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Market & Economic Outlook | May 2020

May 13, 2020

Market & Economic Outlook | May 2020

market and economy

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In the Market & Economic Outlook, we separate the relevant from the noise, to bring you timely content that helps you on the path to and through retirement! 

market & economic outlookSTATE OF THE MARKETS (S&P 500 -12.71% YTD THROUGH 5/13/2020)

Following the fastest bear market on record (down 35% in 23 trading sessions), stocks turned in their best April in 82 years and their best monthly gain since 1987. The S&P 500 Index finished April up 12.7%.

Why have stocks rallied 35% off the lows when the economic fundamentals are deteriorating? The fact is we are in a recession and GDP could drop 30% annualized in the 2nd quarter, 30 million workers have lost their jobs, and major segments of the economy are virtually shut down – travel, leisure, and hospitality just to name a few.

The primary reason that the stock market has improved so much since late March is that the Fed and Congress acted swiftly and in unprecedented fashion to protect businesses and institutions from failing. This gave the market confidence, along with a decline in new Covid-19 cases, the re-opening of some states, and the hope that a treatment may not be far off.

Economic Update

The economy has unsurprisingly entered the worst economic period since the Great Depression and while it remains to be seen how long or how deep this recession will be, the fact that the health impact of COVID-19 has not been as dire as predicted and states around the country are beginning to re-open provides some hope that the economy will begin to recover later this year, and 2021 could be a year of economic growth.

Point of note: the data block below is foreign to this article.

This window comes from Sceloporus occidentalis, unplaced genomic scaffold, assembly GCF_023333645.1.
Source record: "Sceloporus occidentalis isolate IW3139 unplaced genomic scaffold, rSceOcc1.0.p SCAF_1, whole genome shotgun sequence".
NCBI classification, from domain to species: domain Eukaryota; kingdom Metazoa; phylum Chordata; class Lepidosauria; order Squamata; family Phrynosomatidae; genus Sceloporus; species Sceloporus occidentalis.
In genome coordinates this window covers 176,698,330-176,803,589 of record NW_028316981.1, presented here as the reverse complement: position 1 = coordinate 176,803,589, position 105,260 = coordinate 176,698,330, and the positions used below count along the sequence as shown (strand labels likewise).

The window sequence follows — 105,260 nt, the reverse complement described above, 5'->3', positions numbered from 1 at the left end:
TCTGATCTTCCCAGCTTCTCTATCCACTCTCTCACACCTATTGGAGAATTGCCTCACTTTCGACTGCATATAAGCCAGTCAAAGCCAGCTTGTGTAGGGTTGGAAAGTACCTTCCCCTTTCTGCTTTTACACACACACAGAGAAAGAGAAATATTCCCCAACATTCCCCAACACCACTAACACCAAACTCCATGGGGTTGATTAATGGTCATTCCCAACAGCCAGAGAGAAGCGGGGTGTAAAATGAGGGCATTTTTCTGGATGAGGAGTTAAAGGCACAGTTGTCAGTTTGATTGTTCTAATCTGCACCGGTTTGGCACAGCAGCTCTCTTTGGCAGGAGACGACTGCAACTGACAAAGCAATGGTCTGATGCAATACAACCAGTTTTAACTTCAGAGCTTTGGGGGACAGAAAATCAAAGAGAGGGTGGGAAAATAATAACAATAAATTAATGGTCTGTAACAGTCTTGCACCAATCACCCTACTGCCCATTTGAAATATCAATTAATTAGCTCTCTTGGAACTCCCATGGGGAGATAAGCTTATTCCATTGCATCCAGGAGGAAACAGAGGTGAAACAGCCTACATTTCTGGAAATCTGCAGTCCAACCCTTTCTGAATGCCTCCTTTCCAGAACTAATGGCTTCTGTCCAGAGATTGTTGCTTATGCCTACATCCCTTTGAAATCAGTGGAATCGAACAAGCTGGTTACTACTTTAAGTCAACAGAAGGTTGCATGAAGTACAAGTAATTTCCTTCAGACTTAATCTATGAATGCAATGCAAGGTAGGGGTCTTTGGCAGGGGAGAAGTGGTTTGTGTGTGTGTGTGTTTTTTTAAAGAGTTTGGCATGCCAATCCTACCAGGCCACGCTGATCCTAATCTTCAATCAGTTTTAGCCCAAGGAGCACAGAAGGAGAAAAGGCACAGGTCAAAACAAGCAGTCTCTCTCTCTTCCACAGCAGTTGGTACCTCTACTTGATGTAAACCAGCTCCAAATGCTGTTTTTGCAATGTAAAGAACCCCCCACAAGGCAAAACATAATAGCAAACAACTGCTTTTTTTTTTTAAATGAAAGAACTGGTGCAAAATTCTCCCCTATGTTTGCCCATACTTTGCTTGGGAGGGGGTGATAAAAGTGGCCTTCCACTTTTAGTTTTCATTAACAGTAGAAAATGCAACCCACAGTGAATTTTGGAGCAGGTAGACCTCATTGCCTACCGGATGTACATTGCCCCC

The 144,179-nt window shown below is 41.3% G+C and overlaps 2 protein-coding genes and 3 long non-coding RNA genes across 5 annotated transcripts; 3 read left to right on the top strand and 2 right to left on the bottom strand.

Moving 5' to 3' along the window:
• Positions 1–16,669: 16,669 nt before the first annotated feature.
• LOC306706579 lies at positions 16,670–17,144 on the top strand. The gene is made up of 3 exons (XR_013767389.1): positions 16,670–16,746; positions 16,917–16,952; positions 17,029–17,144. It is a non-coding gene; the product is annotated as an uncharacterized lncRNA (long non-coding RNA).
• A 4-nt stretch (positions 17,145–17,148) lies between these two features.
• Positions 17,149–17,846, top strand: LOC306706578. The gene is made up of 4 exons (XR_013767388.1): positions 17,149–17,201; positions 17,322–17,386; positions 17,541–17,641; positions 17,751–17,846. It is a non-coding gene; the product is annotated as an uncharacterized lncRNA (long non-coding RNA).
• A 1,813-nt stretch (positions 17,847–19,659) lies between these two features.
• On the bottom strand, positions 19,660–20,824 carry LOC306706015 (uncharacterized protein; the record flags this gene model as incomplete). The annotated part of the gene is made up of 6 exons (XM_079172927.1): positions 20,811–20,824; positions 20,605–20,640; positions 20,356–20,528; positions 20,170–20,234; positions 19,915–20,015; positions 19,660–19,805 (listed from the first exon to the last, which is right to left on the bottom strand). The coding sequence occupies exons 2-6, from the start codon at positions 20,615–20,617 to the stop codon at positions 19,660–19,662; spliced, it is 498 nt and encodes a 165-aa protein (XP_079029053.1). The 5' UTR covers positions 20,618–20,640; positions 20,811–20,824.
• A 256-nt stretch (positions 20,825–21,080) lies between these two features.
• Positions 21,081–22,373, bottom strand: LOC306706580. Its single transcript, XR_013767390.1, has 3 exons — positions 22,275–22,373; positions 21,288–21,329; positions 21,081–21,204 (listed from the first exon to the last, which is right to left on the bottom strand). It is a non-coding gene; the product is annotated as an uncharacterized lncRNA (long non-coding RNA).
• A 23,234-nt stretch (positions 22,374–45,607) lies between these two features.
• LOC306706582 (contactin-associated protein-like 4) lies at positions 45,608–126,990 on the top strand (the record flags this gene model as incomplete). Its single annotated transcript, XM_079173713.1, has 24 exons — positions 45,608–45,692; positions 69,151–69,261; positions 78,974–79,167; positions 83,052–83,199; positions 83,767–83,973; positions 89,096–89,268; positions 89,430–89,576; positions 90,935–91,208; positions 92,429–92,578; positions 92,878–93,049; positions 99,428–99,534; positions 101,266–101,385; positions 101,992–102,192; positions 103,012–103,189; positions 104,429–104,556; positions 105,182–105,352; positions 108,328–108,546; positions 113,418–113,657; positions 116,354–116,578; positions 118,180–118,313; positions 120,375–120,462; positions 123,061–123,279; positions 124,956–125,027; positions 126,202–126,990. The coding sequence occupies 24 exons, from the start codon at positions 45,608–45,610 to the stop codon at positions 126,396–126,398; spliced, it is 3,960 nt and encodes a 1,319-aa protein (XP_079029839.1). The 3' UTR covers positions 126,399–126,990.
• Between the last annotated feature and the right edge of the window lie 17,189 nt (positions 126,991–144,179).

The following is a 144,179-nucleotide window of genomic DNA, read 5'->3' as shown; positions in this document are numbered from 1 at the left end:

Oil Demand Could Drop 50%

Since most of the country has been quarantined in their homes, gasoline demand may drop to less than half of normal levels in the coming 4-6 weeks. As a consequence of the virus and price war, oil prices have dropped to their lowest level in 18 years – briefly going below $20 a barrel.

Low prices are great for consumers because it acts as a tax cut. For every penny that gasoline prices decline, it’s equivalent to a $1 billion in savings to consumers. And if these low prices stay with us throughout the year, it could mean savings of $100 billion or more. That’s a nice boost for consumers as we start to venture out from our homes. 

Investment Themes

In addition to opportunities that exist broadly in the current economic and market climate, there are several areas we are emphasizing in client portfolios: 

  • Asset Allocations

Since stocks have rallied 35% off the lows, we are re-examining everyone’s asset allocation. If someone’s ideal asset allocation is out of balance, we are using these wild swings in the stock market to adjust stock and bond mixes where appropriate.

  • Tax Loss Harvesting

This is also an excellent time to harvest losers and fine tune portfolios by getting rid of companies that may not perform well when we come out the other side of this pandemic.

  • Dividends – More Important Than Ever!

With fixed income paying so little, dividends are more important than ever! However, as a result of the coronavirus, many companies have elected to suspend their dividends for the foreseeable future. These companies are signaling to investors that they lack financial resources, that their debt is too high, and they are not confident about their future. We try to avoid these kinds of companies.